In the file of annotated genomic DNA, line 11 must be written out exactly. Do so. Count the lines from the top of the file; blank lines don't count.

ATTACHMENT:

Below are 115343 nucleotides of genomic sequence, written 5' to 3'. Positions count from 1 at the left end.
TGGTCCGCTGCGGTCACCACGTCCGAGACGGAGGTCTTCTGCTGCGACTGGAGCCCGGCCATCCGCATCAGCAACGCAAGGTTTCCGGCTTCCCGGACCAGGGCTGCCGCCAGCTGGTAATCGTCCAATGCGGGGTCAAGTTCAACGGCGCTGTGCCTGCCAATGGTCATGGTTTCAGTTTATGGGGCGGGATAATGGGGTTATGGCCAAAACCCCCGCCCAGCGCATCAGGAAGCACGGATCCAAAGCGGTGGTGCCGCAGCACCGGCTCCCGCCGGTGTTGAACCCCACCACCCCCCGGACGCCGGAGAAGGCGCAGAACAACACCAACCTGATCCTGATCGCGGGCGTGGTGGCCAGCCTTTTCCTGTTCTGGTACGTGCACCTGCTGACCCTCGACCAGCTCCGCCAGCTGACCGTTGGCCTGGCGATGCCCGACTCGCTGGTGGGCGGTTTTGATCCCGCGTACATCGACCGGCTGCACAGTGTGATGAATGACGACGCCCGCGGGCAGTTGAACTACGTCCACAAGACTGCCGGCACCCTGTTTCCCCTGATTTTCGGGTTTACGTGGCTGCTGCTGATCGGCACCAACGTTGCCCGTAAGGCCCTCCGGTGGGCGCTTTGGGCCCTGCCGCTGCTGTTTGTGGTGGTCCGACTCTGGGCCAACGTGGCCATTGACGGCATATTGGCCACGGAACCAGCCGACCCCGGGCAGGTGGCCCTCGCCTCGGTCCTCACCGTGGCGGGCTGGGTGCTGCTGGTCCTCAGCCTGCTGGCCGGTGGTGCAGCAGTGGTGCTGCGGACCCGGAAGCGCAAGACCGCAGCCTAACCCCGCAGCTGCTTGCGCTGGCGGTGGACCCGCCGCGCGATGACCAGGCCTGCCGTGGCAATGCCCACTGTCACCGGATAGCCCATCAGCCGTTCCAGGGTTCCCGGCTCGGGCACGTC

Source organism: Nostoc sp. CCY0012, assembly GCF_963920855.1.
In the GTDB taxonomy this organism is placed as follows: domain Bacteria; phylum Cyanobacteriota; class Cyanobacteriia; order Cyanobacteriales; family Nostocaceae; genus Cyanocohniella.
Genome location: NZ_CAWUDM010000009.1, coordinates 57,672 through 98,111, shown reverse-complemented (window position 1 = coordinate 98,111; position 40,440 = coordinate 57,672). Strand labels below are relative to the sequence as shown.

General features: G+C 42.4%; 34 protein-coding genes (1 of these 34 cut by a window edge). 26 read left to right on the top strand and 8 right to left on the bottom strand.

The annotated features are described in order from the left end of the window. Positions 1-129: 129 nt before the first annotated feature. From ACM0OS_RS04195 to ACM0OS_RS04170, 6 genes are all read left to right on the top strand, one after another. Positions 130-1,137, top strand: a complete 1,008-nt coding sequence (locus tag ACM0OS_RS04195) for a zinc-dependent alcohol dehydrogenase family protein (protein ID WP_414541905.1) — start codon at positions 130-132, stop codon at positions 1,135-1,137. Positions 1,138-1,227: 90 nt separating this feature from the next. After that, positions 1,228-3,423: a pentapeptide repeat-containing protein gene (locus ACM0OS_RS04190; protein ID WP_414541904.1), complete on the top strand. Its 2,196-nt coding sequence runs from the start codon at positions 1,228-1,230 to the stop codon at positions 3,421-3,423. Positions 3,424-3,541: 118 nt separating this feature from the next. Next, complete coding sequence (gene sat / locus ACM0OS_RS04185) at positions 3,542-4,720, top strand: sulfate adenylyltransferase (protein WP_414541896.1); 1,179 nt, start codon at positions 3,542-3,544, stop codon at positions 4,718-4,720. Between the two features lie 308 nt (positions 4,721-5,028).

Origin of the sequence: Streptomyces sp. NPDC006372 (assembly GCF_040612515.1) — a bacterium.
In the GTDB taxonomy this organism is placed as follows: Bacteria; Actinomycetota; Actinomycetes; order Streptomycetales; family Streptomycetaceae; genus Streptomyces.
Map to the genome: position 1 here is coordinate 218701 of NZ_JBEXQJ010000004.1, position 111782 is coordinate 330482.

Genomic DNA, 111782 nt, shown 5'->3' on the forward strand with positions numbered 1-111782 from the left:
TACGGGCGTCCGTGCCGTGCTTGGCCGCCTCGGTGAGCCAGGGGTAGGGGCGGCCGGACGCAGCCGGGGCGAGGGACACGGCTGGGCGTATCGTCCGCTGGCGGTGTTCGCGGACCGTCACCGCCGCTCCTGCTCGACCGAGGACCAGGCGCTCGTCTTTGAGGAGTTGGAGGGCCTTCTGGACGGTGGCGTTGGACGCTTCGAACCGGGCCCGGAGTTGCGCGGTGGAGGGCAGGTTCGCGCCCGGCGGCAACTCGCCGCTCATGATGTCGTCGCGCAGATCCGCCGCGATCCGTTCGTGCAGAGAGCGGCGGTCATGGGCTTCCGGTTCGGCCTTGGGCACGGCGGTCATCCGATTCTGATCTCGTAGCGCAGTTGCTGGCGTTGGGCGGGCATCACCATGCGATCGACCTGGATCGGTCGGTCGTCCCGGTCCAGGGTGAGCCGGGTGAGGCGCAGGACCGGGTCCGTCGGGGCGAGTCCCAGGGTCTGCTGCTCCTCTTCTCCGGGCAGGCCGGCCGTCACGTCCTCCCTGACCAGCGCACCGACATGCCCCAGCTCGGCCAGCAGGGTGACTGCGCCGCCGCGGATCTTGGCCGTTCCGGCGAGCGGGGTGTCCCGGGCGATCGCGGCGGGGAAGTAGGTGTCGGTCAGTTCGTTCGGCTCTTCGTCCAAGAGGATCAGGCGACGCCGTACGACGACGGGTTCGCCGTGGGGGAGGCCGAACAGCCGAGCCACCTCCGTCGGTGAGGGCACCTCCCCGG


Genomic DNA, 111782 nt, shown 5'->3' on the forward strand with positions numbered 1-111782 from the left: